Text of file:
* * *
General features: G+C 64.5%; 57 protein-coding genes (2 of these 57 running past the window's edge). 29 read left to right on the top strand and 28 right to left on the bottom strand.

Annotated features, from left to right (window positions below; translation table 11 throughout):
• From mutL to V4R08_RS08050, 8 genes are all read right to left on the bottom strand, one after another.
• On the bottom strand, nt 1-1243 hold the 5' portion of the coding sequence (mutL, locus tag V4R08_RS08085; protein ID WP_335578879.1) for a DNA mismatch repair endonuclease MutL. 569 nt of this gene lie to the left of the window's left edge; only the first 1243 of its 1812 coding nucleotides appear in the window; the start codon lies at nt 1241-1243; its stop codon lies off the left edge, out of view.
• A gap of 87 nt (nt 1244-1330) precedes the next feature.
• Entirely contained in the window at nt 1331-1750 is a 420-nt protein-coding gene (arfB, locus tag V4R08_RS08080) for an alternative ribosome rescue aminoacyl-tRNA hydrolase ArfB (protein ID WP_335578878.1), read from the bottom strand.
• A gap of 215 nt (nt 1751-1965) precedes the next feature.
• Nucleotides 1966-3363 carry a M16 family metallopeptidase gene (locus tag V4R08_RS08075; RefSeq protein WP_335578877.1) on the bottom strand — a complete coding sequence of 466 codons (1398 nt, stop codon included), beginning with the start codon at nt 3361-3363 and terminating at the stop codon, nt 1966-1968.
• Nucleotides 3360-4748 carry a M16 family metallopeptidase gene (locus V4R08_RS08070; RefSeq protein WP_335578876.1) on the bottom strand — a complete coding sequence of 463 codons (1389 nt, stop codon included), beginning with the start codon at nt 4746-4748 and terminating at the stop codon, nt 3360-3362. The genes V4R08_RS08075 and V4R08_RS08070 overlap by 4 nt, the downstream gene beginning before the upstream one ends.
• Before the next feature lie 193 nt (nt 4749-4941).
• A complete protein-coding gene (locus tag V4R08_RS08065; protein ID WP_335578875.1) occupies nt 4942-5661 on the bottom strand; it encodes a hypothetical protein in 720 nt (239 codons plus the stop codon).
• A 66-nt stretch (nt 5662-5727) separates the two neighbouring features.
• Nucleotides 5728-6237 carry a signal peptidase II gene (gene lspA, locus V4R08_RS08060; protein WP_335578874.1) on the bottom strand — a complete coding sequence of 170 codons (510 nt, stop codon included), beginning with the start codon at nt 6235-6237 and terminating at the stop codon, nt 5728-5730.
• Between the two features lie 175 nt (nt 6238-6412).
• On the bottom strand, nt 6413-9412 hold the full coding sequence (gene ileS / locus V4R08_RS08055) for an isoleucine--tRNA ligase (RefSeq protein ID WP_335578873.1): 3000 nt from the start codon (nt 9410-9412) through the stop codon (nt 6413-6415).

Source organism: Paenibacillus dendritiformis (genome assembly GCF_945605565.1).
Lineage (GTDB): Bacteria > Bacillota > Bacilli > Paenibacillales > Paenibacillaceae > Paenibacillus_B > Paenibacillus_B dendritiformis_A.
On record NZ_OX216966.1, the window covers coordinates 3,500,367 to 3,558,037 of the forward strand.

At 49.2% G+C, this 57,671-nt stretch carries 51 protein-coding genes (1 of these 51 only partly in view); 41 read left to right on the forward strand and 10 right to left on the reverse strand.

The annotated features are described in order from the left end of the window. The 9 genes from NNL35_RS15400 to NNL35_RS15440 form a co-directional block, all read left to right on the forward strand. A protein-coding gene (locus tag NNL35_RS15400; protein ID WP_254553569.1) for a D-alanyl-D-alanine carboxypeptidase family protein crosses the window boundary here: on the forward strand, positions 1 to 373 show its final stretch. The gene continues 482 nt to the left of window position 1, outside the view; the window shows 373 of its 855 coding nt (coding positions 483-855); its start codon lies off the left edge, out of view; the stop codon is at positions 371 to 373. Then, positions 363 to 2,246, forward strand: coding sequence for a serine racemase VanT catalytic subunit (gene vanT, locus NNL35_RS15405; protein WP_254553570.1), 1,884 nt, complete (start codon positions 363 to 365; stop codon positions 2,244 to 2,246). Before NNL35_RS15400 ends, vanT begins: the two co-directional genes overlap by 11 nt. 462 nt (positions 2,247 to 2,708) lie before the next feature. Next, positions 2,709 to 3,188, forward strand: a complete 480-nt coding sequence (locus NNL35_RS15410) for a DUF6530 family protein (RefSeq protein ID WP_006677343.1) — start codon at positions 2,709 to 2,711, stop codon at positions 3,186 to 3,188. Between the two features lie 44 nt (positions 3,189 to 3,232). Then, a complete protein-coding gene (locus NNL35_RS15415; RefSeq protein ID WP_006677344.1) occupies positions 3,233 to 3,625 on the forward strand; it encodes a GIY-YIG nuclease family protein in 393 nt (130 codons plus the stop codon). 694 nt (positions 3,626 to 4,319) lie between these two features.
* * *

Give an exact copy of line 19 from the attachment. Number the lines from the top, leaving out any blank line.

At 49.2% G+C, this 57,671-nt stretch carries 51 protein-coding genes (1 of these 51 only partly in view); 41 read left to right on the forward strand and 10 right to left on the reverse strand.